Response to the Working Group on consumer and competition policy

Our initial response to the Working Group's final report on consumer protection and competition policy.


The Working Group identified the need for consumer advice provision in Scotland to be effective and available in a variety ways (face-to-face, online or by telephone), whenever needed. It noted concerns over the complexity of the advice landscape and the accessibility and awareness of consumer advice. It also noted the potential for greater data sharing between advice providers and with other organisations involved in consumer protection.

The Working Group recommended that the Scottish Government work with key stakeholders to map the consumer advice landscape to identify duplication and gaps in provision. It saw benefit in creation of a single portal for consumers to seek advice and be referred quickly to the correct advice provider.

The Working Group also recommended that the Scottish Government work with consumer advice providers to increase the range of users accessing advice provision, through marketing, coordination of education and analysis of the factors that prevent or enable access. It recognised the need to raise young people's awareness and knowledge of consumer issues and recommended work with Education Scotland to inform curriculum development.

The Working Group recommended that Consumer Scotland should not itself deliver consumer advice, but should be responsible for its oversight and co-ordination to ensure consistency and promotion of best practice, and for improving data sharing.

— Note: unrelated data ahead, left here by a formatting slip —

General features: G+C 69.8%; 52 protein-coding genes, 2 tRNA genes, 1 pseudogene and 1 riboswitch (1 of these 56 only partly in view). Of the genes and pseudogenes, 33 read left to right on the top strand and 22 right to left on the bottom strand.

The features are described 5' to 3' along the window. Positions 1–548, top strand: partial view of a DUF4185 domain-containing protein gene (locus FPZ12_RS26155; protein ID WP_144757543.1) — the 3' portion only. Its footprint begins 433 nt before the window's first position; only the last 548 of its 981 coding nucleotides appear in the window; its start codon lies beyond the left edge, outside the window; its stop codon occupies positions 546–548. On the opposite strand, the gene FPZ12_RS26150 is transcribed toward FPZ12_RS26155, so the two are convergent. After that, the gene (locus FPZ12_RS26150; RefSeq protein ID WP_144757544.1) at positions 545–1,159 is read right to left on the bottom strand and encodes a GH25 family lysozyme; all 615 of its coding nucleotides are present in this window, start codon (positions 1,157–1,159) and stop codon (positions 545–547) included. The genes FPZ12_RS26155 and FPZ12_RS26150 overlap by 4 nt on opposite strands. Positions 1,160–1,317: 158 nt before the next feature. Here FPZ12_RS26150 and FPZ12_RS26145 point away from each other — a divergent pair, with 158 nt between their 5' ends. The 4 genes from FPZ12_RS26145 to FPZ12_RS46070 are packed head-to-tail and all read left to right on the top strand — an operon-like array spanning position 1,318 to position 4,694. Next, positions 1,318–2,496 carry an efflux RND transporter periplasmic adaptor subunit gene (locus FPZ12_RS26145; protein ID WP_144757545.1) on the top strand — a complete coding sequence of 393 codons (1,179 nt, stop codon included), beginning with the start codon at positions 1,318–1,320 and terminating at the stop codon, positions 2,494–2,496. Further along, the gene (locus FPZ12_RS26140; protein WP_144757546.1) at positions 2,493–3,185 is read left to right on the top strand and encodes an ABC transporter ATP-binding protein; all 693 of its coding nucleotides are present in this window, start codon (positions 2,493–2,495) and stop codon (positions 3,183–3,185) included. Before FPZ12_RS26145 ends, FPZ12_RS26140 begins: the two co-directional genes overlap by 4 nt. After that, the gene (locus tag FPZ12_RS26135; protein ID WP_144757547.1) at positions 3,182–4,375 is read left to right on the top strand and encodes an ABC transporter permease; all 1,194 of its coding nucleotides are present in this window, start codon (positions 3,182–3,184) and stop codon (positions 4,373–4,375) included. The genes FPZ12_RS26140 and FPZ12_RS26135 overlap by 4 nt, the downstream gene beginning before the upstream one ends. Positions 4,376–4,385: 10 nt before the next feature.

Scottish Government's response

The Scottish Government recognises the important role that consumer advice has to play in informing individuals and empowering them to take action. We agree with the Working Group's assessment that advice provision in Scotland must be comprehensive, of a consistently high quality and provided in ways that meet the differing needs of consumers across the country.

There is much to be celebrated in the current system of advice provision, which generally works well to support individual consumers. Because of this, and the fact that devolution of competence for consumer advice will take place during the 2016/17 financial year, the Scottish Government's intention is that advice through the Citizens Advice Consumer Helpline and Extra Help Unit will continue, as currently provided.

However, we also note the Working Group's conclusions that more work needs to be done to ensure advice is available to all consumers who need it and to understand the barriers that prevent consumers from seeking help. We also agree that in some respects the landscape is fragmented, that the type and quality of advice can vary across locations and that arrangements for data sharing and trend detection should be strengthened.

Next steps

  • In considering the possible form and functions of a dedicated consumer protection body for Scotland, we will take account of the Working Group's recommendation that it should be responsible for the oversight and co-ordination of advice provision and for ensuring greater data sharing.
  • We will work with stakeholders to map the consumer advice landscape to identify and, where possible, address gaps and duplication in advice provision.
  • We will explore the feasibility of creating a single portal for consumers, to ensure their referral to the most appropriate advice or redress provider.
  • We will use existing frameworks and standards to strengthen consistency between advice providers and develop measurable outcomes.
  • We will work with education providers to explore ways to embed consumer rights education in children's learning.
  • We will work with advice providers to explore ways to increase data sharing between advice providers and with other organisations involved in consumer protection.


Email: Chris Park,

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